For us to achieve our full potential as natural beings rooted in this universe, we need to open ourselves to the energies that both ground us in this world and pull us toward the divine. The celestial stem and terrestrial branch postures give practitioners an opportunity to reconnect on deep level with this important balance of spirit that influences all of our actions.
SunDo’s third level postures hold the power to soften barriers by starting with the sources of conflict (ourselves) and changing us through complete mental, physical, and spiritual transformations.
San Shin, Shinseon, and SunDo Taoist Masters
Mountains have always inspired an eye-widening sense of wonder in us. They represent a stairway to the divine on earth — a holiness and natural sanctuary that has captivated human beings since our earliest ancestors shared the world with these monumental marvels.
Mountains are also that rare refuge where we can deeply explore the mind, body, and soul — free of the common distractions that so often lead us away from our personal growth and well-being.
This view is deeply embedded in the spiritual identity of Koreans, and San-Shin, or Korean mountain deities, are reflective of this cultural tradition. The San Shin are benevolent spirits associated with the mountain peaks of the Korean countryside and are ubiquitous in Korean art, culture, and folklore.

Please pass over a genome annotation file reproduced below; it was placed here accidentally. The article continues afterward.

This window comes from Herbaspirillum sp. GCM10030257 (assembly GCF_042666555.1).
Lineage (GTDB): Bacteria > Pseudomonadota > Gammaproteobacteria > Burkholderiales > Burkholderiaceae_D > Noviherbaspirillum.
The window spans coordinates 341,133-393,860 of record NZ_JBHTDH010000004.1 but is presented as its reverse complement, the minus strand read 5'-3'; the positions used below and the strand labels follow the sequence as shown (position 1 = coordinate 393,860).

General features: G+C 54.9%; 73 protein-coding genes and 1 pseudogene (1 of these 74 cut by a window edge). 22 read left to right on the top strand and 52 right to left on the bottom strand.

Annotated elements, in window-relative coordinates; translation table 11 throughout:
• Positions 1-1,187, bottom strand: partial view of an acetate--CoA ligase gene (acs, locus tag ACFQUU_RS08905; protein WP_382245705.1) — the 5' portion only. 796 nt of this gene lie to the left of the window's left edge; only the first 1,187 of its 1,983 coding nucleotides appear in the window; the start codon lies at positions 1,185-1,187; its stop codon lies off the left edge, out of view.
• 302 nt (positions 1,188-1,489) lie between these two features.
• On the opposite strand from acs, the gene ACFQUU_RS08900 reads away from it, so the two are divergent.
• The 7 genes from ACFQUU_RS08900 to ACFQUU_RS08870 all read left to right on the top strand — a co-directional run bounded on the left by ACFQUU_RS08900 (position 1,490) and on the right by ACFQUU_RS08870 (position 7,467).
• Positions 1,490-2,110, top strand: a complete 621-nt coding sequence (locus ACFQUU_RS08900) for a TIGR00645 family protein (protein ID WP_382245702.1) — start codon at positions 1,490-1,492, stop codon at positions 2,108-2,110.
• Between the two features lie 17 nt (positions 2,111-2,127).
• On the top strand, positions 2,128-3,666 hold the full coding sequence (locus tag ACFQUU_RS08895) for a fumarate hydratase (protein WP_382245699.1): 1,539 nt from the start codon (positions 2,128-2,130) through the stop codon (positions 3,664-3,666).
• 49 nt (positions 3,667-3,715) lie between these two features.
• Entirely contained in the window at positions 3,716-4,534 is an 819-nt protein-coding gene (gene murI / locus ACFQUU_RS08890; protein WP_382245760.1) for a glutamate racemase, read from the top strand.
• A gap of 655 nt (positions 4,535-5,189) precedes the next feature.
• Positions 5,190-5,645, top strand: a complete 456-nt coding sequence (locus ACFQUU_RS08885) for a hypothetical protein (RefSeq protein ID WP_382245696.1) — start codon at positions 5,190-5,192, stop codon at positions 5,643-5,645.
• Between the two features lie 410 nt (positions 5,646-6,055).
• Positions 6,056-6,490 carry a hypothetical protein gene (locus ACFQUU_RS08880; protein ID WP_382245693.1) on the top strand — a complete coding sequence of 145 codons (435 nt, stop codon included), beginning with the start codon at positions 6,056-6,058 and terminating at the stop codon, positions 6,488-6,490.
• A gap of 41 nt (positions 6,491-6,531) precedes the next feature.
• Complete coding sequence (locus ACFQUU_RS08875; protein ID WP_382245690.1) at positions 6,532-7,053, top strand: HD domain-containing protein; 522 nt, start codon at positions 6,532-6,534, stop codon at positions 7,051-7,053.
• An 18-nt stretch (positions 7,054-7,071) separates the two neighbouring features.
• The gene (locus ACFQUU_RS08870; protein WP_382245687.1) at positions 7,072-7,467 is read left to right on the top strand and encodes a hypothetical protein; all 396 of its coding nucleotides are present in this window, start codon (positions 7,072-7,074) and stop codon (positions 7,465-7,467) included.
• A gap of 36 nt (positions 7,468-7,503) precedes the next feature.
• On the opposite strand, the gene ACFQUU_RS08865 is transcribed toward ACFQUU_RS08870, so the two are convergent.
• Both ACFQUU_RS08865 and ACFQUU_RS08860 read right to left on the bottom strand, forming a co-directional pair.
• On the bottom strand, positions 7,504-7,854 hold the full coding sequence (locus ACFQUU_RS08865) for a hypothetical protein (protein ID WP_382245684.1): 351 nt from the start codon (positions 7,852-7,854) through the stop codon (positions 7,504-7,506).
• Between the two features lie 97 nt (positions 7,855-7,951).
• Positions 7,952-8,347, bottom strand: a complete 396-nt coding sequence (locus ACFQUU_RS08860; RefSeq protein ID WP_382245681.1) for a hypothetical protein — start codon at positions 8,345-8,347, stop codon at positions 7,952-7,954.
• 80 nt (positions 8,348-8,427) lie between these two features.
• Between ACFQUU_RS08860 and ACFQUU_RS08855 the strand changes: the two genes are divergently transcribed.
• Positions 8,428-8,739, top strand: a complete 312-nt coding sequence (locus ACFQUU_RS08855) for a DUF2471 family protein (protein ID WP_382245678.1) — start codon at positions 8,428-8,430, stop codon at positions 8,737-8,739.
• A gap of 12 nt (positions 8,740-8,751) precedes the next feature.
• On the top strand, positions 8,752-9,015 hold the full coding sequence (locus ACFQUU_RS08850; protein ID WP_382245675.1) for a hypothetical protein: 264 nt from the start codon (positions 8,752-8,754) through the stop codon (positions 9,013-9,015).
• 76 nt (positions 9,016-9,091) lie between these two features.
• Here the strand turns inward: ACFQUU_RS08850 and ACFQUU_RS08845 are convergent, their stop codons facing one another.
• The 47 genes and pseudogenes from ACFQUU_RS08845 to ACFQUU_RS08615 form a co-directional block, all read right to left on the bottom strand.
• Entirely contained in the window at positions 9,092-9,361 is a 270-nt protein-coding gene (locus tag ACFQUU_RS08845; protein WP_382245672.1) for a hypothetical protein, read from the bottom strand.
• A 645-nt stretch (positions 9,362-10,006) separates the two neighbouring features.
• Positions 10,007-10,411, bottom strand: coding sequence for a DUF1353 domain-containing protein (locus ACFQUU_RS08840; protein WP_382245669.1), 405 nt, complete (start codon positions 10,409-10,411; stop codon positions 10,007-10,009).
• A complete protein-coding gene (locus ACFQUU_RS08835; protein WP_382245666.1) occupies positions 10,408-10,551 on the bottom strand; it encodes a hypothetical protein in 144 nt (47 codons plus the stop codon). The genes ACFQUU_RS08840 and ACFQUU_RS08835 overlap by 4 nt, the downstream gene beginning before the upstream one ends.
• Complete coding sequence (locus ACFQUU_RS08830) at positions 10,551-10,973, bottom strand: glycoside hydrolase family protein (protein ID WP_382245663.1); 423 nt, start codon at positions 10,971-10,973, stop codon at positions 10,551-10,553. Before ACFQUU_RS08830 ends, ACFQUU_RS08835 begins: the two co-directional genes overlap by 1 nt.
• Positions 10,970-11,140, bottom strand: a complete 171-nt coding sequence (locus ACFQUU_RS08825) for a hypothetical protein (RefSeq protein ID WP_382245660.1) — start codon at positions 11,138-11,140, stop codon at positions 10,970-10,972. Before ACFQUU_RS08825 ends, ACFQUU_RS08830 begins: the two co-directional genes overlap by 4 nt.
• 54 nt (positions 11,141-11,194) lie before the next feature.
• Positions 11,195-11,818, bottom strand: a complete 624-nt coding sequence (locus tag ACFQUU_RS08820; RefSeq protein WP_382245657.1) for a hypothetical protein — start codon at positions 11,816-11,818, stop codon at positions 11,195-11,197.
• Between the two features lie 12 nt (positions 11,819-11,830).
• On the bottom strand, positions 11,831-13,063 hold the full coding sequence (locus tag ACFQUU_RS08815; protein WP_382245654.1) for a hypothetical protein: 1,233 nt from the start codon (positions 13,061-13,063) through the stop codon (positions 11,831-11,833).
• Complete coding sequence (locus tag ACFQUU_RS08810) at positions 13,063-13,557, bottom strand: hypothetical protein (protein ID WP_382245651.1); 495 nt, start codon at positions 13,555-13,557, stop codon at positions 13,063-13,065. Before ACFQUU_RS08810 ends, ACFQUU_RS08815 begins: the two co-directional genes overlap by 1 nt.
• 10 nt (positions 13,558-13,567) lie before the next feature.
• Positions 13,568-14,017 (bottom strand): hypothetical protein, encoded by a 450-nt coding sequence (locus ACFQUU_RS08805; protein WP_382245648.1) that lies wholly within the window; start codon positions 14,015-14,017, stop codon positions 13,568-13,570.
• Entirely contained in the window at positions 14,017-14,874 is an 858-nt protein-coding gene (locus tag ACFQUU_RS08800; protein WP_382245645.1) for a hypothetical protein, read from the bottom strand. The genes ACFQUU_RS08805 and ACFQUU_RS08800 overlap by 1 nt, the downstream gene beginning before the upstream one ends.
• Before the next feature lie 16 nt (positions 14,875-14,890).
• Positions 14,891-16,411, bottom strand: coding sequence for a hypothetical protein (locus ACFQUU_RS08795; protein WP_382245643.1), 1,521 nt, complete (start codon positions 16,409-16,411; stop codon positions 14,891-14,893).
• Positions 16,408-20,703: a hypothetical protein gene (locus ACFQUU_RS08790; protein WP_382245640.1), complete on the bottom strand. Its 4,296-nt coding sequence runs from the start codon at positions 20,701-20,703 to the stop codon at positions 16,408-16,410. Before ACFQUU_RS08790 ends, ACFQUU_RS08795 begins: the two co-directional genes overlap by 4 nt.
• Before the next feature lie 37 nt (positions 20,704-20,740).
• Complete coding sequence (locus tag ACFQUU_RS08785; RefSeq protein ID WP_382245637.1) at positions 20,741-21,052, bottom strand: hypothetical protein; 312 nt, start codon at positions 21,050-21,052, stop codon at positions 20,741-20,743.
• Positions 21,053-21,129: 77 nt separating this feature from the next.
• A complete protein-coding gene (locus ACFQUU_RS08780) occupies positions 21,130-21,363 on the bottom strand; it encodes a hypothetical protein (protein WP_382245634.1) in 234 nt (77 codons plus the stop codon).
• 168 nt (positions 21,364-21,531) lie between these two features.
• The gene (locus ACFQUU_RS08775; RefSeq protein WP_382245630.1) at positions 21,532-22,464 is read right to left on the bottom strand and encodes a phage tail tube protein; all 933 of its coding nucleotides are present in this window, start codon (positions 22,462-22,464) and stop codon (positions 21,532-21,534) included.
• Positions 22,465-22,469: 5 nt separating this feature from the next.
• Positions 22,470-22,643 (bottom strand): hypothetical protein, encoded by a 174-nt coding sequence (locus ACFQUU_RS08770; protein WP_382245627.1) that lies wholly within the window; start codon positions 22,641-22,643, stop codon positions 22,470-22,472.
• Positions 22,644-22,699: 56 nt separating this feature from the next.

The Korean people have an instinctive respect and admiration for the power and artistry of nature...
This is seen in the popular depictions of the San-Shin, and the related Shinseon, or “Eight Immortals” in both Chinese and Korean spirituality. The Shinseon were legendary figures who achieved immortality through communion with nature and mastery of Taoist breathing arts, like SunDo.
The immortals are believed to bring health, enlightenment, and longevity to humankind.
One might think of the elite Sundo Masters, like the internationally renowned Hyunmoon Kim, as people who have embraced the power of nature and enlightenment, allowing them to reach a higher state of being. And in these sacred mountains, the Taoist SunDo Masters spent most of their lives honing Qi through breath and energy meditation and living in oneness with nature.
This is also why SunDo has remained shrouded in mystery since the 1100s as an exclusive mountain hermit practice. It wasn’t until the late 1960’s that one of the masters, Chung San, brought the practice down from the mountains and opened the first SunDo school for the public in Seoul, Korea.
Since then, many thousands of people have now become regular practitioners, having experienced first-hand the benefits that SunDo practice brings to one's long-term physical health and emotional well-being. With its rhythmic sounding music and breath synchronization, SunDo provides a way to calm the mind during meditation. And, in the same practice, energize the body through Taoist yogic-like postures and conditioning exercise. Promoting self-healing and empowerment world-wide, SunDo provides a way for us all to live with more compassion, balance, joy and purpose.